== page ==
Step 1: Search of Trademark
Step 2: Determination of Class
Step 3: Attorney Authorization
Step 4: Filing of TM Application
Step 5: Review of application
Step 6: Examination of TM application
Step 7: Personal hearing before the Registrar
Step 8: Publication and opposition
Step 9: Registration and Renewal
Most common problems faced while registering in Trademark in India
The two basic conditions for registration of a Trademark are:
- That the Trademark is capable of graphical representation; and (ii) That the trademark is capable of distinguishing the goods or services of one person from that of others. However, fulfilling these basic conditions does not always guarantee registration of a trademark as the Trademark Act prescribed two further hurdles to be cleared before a Trademark can be registered, these are as under:
- Absolute grounds of refusal (Sec. 9): It deals with the objections that are primarily related to the mark itself and which are not register-able due to their inherent problems. This ground of refusal is primarily aimed at protecting the interests of general public instead of any specific third party.
- Relative grounds of refusal (Sec. 11): It is with difficulties which a trademark faces while its registration on the ground of same or similar trademark having been already register or an application for registration is filed by some third party. The purpose of this grounds of refusal is to protect, rights of a party holding a similar or identical trademark and to safeguard general public from confusion or deception.
- The applied trademark must not be same or similar to an already register trademark or a mark for which a registration application is pending before the Registrar. The expression similar means any visual or phonetic similarity. The Registrar shall also have regard to the nature of goods, the purpose of the goods and channel of trade for the goods while deciding the similarity between trademark applied under classes marked for goods (Class-1 to 34). However, the Registrar shall consider the nature of services, purpose of services, uses of services and normal business relationship, while deciding the similarity between trademark applied under classes marked for services (Class-35 to 45).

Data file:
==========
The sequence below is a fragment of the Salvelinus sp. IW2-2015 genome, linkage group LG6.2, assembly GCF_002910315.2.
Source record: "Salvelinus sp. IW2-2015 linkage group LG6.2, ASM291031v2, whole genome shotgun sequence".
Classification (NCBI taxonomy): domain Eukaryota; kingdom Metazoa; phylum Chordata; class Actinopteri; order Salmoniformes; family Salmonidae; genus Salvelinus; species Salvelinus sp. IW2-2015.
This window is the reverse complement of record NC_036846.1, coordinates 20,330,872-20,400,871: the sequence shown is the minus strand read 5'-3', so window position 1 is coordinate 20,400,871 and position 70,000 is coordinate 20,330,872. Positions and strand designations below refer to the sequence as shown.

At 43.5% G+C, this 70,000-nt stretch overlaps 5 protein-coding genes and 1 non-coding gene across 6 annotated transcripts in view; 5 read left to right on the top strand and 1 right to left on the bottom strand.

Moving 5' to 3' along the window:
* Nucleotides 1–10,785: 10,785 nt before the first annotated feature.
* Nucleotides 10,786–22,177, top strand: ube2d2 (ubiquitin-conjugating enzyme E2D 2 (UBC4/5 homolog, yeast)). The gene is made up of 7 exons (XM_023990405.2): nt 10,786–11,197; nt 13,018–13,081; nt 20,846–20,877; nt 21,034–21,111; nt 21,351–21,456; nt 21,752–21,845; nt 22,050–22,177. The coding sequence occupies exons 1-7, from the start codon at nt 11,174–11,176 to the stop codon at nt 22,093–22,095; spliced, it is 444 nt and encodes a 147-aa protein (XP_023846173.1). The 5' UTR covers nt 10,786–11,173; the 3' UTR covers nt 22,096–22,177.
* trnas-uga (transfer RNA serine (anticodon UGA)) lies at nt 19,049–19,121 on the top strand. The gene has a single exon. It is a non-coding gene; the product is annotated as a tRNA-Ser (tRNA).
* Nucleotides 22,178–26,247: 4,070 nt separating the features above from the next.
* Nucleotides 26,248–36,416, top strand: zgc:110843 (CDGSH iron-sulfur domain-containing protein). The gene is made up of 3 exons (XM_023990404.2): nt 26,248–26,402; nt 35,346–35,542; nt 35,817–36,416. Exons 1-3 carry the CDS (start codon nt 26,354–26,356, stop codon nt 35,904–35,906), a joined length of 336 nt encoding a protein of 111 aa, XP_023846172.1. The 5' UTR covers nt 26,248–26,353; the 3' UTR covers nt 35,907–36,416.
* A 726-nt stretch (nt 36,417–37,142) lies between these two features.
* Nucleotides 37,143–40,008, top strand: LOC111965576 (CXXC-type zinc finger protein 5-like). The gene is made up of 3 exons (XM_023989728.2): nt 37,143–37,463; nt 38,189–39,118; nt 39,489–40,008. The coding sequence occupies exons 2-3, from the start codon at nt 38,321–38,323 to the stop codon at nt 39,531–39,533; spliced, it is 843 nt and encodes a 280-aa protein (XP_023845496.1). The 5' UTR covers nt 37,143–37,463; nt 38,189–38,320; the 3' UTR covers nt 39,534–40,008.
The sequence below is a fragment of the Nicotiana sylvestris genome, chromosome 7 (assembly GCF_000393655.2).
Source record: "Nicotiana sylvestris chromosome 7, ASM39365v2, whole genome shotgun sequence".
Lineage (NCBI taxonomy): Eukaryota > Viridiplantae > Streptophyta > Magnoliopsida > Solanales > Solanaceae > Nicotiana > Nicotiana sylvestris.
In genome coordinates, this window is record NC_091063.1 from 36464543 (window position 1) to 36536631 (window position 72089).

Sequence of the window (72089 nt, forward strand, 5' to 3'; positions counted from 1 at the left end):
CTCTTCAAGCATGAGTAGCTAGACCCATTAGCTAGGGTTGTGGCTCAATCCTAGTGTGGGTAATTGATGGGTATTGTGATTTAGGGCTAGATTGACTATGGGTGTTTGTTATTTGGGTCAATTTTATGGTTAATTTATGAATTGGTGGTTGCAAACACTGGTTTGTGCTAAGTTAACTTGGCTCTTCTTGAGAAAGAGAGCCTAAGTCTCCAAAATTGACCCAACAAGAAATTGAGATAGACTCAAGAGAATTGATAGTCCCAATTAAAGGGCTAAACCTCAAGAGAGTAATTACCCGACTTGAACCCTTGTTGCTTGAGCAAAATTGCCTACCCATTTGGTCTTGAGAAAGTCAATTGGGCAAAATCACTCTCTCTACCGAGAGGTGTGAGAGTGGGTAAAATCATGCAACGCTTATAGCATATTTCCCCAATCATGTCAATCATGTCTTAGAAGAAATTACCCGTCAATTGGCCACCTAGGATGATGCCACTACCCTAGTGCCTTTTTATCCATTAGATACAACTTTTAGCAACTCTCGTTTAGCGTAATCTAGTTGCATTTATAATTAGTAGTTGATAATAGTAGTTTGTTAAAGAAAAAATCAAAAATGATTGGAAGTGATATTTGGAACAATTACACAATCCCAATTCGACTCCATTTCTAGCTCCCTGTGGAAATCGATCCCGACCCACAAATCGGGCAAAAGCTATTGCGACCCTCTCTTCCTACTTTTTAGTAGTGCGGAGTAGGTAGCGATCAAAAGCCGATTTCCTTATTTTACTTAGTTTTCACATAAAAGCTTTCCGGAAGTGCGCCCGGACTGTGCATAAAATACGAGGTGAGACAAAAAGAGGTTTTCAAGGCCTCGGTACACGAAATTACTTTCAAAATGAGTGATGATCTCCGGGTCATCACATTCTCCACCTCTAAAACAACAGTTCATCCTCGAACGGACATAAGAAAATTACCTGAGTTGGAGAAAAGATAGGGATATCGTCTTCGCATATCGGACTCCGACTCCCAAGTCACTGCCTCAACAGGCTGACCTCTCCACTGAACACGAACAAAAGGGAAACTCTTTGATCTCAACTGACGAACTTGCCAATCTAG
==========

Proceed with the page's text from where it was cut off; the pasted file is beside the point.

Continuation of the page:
- Whether the applied trademark falls under the absolute ground of the refusal, which are reasons like the brand is devoid of any distinctive character or in other words, it is not capable of being distinguished from the goods or services of another person.
- Whether the applied mark indicates its kind, quality, quantity, intended purpose, values, geographical origin or the time of production of the goods or the time of provisioning of the services or any other characteristic of goods or services.
- Whether the mark applied indicates any mark which has become customary in the current language or general practice of trade. Further, whether the applied mark is of such a nature, which can deceive the public at large or cause confusion.
- Whether the applied mark is likely to hurt religious sentiments of any class or section of the citizens of India or it is a mark which is scandalous or obscene matter. Further, the mark should not be something which is prohibited under Emblems and Names (Prevention of Improper Use) Act, 1950 or the applied trademark is with respect to the shape of goods which results from the nature of good itself or which gives substantial value.